The increasingly competitive environment in higher education has increased the level of anxiety that many high school students and their families experience (Lombardi, 2007; Kaufman, 2008). Beyond this, it is natural to wonder whether the increasingly competitive environment has made the typical high school student experience more productive. On one hand, an increasingly competitive environment could induce students to work harder at school and, as a result, to learn more during their high school years; on the other hand, certain mechanisms might lead to the opposite outcome. For example, capable students may spend time on activities that will enhance the chance they obtain admission to selective colleges at the expense of spending time on other activities that might be more productive; Holmstrom and Milgrom (1991) represent the classic formal model of this general phenomenon.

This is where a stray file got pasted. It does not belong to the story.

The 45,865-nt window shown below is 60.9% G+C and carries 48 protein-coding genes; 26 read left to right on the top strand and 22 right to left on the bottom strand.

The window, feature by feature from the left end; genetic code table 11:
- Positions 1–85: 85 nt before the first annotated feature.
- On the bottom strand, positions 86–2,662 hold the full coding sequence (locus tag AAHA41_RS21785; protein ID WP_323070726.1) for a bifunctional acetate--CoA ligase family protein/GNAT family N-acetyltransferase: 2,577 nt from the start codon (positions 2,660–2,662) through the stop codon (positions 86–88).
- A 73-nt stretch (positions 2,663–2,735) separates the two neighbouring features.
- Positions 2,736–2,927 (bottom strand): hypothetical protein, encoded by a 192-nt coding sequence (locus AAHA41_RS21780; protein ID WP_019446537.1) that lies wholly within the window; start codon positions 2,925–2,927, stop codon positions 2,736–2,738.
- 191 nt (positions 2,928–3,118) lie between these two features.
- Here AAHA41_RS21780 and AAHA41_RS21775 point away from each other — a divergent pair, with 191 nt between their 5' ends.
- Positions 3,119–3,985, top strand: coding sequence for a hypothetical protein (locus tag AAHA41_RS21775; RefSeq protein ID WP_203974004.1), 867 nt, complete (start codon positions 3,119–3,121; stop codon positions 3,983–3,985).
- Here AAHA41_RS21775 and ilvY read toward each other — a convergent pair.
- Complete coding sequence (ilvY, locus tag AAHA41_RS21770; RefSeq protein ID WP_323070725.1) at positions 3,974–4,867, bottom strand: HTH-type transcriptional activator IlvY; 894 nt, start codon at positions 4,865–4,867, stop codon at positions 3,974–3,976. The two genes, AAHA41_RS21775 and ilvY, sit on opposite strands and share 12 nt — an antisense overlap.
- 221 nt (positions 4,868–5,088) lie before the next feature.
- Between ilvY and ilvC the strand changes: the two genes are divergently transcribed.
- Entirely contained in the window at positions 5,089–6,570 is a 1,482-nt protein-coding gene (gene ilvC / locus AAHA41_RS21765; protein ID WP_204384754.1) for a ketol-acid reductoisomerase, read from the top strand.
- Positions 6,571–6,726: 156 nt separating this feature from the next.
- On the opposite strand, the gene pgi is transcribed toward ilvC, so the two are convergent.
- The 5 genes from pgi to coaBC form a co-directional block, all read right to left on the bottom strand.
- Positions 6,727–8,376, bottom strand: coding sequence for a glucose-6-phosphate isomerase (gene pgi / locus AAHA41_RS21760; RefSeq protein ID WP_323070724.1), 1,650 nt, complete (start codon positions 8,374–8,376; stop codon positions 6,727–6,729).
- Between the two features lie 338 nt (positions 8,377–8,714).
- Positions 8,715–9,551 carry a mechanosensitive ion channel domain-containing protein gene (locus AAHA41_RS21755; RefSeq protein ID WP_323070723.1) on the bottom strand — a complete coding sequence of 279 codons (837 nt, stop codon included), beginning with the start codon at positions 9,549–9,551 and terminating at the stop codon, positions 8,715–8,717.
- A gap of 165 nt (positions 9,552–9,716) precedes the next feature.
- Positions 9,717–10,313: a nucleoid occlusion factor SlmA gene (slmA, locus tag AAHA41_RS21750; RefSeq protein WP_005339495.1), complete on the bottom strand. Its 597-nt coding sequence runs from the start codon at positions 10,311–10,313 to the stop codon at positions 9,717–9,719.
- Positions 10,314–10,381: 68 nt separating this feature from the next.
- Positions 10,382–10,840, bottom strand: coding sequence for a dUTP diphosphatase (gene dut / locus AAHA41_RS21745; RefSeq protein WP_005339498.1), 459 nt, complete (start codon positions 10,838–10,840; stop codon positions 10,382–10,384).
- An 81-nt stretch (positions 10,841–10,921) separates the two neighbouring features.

One thing student pretty much must do now to get into selective colleges is take AP courses. I am not sure this is such a bad thing--I look at the AP curriculum, and it is superior to what I got when I was in high school (and I had some outstanding teachers in high school--thanks Mrs Braithwaite, Mr Sipe and Mr Heath). Worrying too much about the AP tests may not be a productive use of time, but I think the courses are worthwhile. I can also really tell when students have been forced to write in high school, and the International Baccalaureate program puts lots of emphasis on writing. But if we could get rid of SAT prep classes, I think it would be a good thing.